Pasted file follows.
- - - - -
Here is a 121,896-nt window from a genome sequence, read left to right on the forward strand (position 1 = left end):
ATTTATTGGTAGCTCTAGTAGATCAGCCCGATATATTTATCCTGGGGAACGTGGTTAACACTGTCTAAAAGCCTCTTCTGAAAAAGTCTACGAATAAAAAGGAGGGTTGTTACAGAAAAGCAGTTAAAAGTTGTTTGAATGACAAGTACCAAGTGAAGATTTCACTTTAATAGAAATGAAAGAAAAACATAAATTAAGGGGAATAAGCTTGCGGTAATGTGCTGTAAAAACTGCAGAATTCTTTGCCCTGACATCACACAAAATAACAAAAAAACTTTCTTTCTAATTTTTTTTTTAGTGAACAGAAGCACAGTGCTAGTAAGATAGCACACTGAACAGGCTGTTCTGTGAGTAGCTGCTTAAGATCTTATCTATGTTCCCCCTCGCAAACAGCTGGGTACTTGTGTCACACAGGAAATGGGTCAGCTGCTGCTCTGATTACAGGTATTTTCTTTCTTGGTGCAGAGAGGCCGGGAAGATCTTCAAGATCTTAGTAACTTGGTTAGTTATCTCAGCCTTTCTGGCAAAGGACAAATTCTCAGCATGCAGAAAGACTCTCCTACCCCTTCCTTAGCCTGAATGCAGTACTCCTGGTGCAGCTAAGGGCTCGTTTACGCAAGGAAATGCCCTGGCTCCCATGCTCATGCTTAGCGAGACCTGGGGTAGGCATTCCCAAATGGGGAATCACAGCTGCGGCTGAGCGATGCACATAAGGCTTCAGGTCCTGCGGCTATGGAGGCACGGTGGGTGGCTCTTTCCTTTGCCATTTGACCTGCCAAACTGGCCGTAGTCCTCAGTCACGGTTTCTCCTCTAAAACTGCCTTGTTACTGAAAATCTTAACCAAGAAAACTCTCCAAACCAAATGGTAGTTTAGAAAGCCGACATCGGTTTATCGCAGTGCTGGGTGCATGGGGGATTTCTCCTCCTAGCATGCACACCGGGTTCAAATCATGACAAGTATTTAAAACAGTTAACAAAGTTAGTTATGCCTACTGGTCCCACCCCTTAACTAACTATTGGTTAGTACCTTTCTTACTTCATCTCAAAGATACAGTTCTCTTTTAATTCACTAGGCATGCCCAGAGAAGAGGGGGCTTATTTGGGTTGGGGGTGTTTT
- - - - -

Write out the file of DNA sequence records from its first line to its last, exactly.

Here is a 121,896-nt window from a genome sequence, read left to right on the forward strand (position 1 = left end):
ATTTATTGGTAGCTCTAGTAGATCAGCCCGATATATTTATCCTGGGGAACGTGGTTAACACTGTCTAAAAGCCTCTTCTGAAAAAGTCTACGAATAAAAAGGAGGGTTGTTACAGAAAAGCAGTTAAAAGTTGTTTGAATGACAAGTACCAAGTGAAGATTTCACTTTAATAGAAATGAAAGAAAAACATAAATTAAGGGGAATAAGCTTGCGGTAATGTGCTGTAAAAACTGCAGAATTCTTTGCCCTGACATCACACAAAATAACAAAAAAACTTTCTTTCTAATTTTTTTTTTAGTGAACAGAAGCACAGTGCTAGTAAGATAGCACACTGAACAGGCTGTTCTGTGAGTAGCTGCTTAAGATCTTATCTATGTTCCCCCTCGCAAACAGCTGGGTACTTGTGTCACACAGGAAATGGGTCAGCTGCTGCTCTGATTACAGGTATTTTCTTTCTTGGTGCAGAGAGGCCGGGAAGATCTTCAAGATCTTAGTAACTTGGTTAGTTATCTCAGCCTTTCTGGCAAAGGACAAATTCTCAGCATGCAGAAAGACTCTCCTACCCCTTCCTTAGCCTGAATGCAGTACTCCTGGTGCAGCTAAGGGCTCGTTTACGCAAGGAAATGCCCTGGCTCCCATGCTCATGCTTAGCGAGACCTGGGGTAGGCATTCCCAAATGGGGAATCACAGCTGCGGCTGAGCGATGCACATAAGGCTTCAGGTCCTGCGGCTATGGAGGCACGGTGGGTGGCTCTTTCCTTTGCCATTTGACCTGCCAAACTGGCCGTAGTCCTCAGTCACGGTTTCTCCTCTAAAACTGCCTTGTTACTGAAAATCTTAACCAAGAAAACTCTCCAAACCAAATGGTAGTTTAGAAAGCCGACATCGGTTTATCGCAGTGCTGGGTGCATGGGGGATTTCTCCTCCTAGCATGCACACCGGGTTCAAATCATGACAAGTATTTAAAACAGTTAACAAAGTTAGTTATGCCTACTGGTCCCACCCCTTAACTAACTATTGGTTAGTACCTTTCTTACTTCATCTCAAAGATACAGTTCTCTTTTAATTCACTAGGCATGCCCAGAGAAGAGGGGGCTTATTTGGGTTGGGGGTGTTTT